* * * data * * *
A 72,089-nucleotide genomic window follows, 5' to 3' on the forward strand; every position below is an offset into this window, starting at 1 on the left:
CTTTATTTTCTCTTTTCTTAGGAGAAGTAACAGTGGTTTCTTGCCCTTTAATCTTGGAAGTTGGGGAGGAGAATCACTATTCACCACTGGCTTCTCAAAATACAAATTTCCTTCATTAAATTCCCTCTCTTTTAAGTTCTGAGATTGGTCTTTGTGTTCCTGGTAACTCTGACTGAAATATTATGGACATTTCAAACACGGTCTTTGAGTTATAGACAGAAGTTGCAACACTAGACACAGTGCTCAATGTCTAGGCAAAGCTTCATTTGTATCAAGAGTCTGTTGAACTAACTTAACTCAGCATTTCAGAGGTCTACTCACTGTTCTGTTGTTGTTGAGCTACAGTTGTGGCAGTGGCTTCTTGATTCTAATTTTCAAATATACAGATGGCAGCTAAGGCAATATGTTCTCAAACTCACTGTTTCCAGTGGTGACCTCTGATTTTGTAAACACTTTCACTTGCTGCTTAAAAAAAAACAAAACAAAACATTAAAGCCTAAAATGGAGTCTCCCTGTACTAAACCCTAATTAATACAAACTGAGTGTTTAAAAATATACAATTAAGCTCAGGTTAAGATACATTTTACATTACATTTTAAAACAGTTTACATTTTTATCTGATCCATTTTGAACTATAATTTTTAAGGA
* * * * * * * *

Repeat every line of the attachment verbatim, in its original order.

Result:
A 72,089-nucleotide genomic window follows, 5' to 3' on the forward strand; every position below is an offset into this window, starting at 1 on the left:
CTTTATTTTCTCTTTTCTTAGGAGAAGTAACAGTGGTTTCTTGCCCTTTAATCTTGGAAGTTGGGGAGGAGAATCACTATTCACCACTGGCTTCTCAAAATACAAATTTCCTTCATTAAATTCCCTCTCTTTTAAGTTCTGAGATTGGTCTTTGTGTTCCTGGTAACTCTGACTGAAATATTATGGACATTTCAAACACGGTCTTTGAGTTATAGACAGAAGTTGCAACACTAGACACAGTGCTCAATGTCTAGGCAAAGCTTCATTTGTATCAAGAGTCTGTTGAACTAACTTAACTCAGCATTTCAGAGGTCTACTCACTGTTCTGTTGTTGTTGAGCTACAGTTGTGGCAGTGGCTTCTTGATTCTAATTTTCAAATATACAGATGGCAGCTAAGGCAATATGTTCTCAAACTCACTGTTTCCAGTGGTGACCTCTGATTTTGTAAACACTTTCACTTGCTGCTTAAAAAAAAACAAAACAAAACATTAAAGCCTAAAATGGAGTCTCCCTGTACTAAACCCTAATTAATACAAACTGAGTGTTTAAAAATATACAATTAAGCTCAGGTTAAGATACATTTTACATTACATTTTAAAACAGTTTACATTTTTATCTGATCCATTTTGAACTATAATTTTTAAGGA